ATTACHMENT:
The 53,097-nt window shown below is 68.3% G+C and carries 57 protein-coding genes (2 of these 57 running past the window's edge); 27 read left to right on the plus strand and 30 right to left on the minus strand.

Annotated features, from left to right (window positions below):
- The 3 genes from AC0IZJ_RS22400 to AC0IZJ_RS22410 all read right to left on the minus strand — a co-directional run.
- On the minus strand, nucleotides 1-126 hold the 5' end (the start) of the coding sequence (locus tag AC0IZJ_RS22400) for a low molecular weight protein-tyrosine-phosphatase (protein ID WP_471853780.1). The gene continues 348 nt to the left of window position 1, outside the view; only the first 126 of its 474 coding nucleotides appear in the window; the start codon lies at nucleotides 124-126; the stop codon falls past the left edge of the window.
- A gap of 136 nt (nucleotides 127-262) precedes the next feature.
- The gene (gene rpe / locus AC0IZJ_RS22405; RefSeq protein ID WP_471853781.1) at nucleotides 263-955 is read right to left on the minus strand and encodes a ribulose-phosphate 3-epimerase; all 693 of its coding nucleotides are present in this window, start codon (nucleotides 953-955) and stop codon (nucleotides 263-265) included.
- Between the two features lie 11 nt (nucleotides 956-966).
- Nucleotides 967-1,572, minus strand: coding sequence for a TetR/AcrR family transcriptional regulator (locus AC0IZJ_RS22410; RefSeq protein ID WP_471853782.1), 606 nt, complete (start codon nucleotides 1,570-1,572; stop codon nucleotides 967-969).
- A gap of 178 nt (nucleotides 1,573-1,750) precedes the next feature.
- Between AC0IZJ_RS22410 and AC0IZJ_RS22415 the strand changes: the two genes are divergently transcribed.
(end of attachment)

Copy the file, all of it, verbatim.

The 53,097-nt window shown below is 68.3% G+C and carries 57 protein-coding genes (2 of these 57 running past the window's edge); 27 read left to right on the plus strand and 30 right to left on the minus strand.

Annotated features, from left to right (window positions below):
- The 3 genes from AC0IZJ_RS22400 to AC0IZJ_RS22410 all read right to left on the minus strand — a co-directional run.
- On the minus strand, nucleotides 1-126 hold the 5' end (the start) of the coding sequence (locus tag AC0IZJ_RS22400) for a low molecular weight protein-tyrosine-phosphatase (protein ID WP_471853780.1). The gene continues 348 nt to the left of window position 1, outside the view; only the first 126 of its 474 coding nucleotides appear in the window; the start codon lies at nucleotides 124-126; the stop codon falls past the left edge of the window.
- A gap of 136 nt (nucleotides 127-262) precedes the next feature.
- The gene (gene rpe / locus AC0IZJ_RS22405; RefSeq protein ID WP_471853781.1) at nucleotides 263-955 is read right to left on the minus strand and encodes a ribulose-phosphate 3-epimerase; all 693 of its coding nucleotides are present in this window, start codon (nucleotides 953-955) and stop codon (nucleotides 263-265) included.
- Between the two features lie 11 nt (nucleotides 956-966).
- Nucleotides 967-1,572, minus strand: coding sequence for a TetR/AcrR family transcriptional regulator (locus AC0IZJ_RS22410; RefSeq protein ID WP_471853782.1), 606 nt, complete (start codon nucleotides 1,570-1,572; stop codon nucleotides 967-969).
- A gap of 178 nt (nucleotides 1,573-1,750) precedes the next feature.
- Between AC0IZJ_RS22410 and AC0IZJ_RS22415 the strand changes: the two genes are divergently transcribed.